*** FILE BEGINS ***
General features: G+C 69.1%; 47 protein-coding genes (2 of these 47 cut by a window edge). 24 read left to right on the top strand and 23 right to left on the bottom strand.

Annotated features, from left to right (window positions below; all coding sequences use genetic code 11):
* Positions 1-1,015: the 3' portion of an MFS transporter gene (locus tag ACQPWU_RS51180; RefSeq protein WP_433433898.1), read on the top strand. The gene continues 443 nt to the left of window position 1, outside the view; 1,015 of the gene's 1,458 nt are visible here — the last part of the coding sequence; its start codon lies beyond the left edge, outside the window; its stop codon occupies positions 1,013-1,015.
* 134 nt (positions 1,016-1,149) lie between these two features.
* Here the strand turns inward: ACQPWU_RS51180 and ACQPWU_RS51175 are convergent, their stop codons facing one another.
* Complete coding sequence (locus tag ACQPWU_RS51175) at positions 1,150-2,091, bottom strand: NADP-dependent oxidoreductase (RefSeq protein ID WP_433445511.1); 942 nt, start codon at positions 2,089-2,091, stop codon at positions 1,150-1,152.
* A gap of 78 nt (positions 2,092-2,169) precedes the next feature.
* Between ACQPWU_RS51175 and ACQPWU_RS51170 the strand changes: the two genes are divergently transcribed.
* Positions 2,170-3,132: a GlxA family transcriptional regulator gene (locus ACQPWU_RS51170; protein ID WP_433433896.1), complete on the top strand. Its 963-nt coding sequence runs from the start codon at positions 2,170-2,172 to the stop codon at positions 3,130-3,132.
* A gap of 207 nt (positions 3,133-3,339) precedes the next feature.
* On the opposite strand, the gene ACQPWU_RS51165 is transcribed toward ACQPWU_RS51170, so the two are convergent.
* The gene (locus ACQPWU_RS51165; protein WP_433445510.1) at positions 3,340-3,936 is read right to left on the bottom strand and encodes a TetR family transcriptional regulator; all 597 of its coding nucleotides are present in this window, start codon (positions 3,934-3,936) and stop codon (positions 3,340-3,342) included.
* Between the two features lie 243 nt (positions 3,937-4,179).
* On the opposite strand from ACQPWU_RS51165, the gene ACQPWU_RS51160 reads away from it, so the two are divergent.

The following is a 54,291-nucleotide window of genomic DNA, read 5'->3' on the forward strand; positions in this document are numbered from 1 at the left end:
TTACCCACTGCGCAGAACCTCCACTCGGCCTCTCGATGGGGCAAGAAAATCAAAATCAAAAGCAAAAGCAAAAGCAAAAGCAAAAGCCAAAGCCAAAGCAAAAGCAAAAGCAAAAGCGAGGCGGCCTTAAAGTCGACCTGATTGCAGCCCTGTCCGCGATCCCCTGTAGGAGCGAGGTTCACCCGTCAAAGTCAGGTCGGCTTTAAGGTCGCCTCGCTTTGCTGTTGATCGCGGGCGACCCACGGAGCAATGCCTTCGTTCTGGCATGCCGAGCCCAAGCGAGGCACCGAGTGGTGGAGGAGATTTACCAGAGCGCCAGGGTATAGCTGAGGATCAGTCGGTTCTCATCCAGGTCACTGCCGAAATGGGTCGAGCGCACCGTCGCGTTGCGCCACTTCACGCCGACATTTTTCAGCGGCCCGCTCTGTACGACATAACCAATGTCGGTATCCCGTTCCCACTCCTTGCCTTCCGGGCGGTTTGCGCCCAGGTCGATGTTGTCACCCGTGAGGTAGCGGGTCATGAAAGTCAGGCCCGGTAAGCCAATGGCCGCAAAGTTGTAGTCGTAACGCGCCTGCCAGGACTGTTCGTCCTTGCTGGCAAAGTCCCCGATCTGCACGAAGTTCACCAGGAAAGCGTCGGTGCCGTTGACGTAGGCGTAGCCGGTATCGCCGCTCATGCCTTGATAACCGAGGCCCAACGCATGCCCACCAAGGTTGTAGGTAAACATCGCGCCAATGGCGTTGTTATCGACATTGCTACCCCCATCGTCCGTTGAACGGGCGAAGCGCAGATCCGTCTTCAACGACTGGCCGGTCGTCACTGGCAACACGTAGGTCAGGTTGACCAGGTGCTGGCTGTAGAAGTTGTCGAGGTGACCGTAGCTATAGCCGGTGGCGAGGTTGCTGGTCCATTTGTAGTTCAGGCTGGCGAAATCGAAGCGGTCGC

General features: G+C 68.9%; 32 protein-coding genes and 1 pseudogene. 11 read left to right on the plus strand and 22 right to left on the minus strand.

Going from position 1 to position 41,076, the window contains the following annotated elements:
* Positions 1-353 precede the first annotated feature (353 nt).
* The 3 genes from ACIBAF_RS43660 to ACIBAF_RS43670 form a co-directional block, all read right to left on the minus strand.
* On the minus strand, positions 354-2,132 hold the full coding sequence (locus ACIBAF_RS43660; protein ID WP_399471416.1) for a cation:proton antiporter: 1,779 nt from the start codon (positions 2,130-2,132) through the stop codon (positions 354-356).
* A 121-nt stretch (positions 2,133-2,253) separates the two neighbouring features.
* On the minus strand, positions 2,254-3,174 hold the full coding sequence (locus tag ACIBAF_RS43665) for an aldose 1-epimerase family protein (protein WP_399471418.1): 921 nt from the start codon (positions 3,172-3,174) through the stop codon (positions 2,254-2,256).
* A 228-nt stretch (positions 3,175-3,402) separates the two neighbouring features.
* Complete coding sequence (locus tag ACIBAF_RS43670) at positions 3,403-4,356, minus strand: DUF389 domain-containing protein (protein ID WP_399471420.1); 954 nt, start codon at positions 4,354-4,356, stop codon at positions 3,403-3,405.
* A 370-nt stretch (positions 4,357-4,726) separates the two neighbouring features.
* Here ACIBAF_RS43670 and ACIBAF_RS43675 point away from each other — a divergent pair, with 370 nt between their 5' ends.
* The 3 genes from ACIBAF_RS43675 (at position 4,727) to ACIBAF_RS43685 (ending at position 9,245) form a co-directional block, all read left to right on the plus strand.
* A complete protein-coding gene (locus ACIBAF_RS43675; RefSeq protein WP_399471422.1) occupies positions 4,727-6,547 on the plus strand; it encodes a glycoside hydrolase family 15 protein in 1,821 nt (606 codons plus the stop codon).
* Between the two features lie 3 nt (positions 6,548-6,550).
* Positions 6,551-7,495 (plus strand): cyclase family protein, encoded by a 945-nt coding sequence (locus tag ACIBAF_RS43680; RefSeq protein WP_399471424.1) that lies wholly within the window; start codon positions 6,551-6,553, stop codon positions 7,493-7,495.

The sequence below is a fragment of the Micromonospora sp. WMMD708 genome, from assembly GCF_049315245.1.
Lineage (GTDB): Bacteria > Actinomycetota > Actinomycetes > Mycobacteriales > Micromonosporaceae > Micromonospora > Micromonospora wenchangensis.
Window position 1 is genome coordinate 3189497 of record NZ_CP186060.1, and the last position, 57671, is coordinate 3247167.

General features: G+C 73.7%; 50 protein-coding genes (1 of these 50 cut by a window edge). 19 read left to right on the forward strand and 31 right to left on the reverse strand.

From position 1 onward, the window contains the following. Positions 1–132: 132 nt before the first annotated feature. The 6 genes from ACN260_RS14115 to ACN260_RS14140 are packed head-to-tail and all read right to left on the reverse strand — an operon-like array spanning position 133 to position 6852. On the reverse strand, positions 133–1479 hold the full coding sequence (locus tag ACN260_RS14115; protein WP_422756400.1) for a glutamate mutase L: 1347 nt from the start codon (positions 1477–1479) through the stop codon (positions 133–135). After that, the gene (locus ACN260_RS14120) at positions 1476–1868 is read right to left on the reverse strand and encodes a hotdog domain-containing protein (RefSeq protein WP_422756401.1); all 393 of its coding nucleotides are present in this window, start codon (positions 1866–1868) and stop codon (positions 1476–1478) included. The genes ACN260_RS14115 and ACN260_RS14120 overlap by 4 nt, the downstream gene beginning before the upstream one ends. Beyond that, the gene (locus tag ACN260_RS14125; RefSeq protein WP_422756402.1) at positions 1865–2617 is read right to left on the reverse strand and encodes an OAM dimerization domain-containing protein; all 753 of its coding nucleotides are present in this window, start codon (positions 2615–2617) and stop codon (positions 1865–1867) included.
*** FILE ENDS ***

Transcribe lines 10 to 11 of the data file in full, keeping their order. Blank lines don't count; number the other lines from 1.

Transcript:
* A gap of 207 nt (positions 3,133-3,339) precedes the next feature.
* On the opposite strand, the gene ACQPWU_RS51165 is transcribed toward ACQPWU_RS51170, so the two are convergent.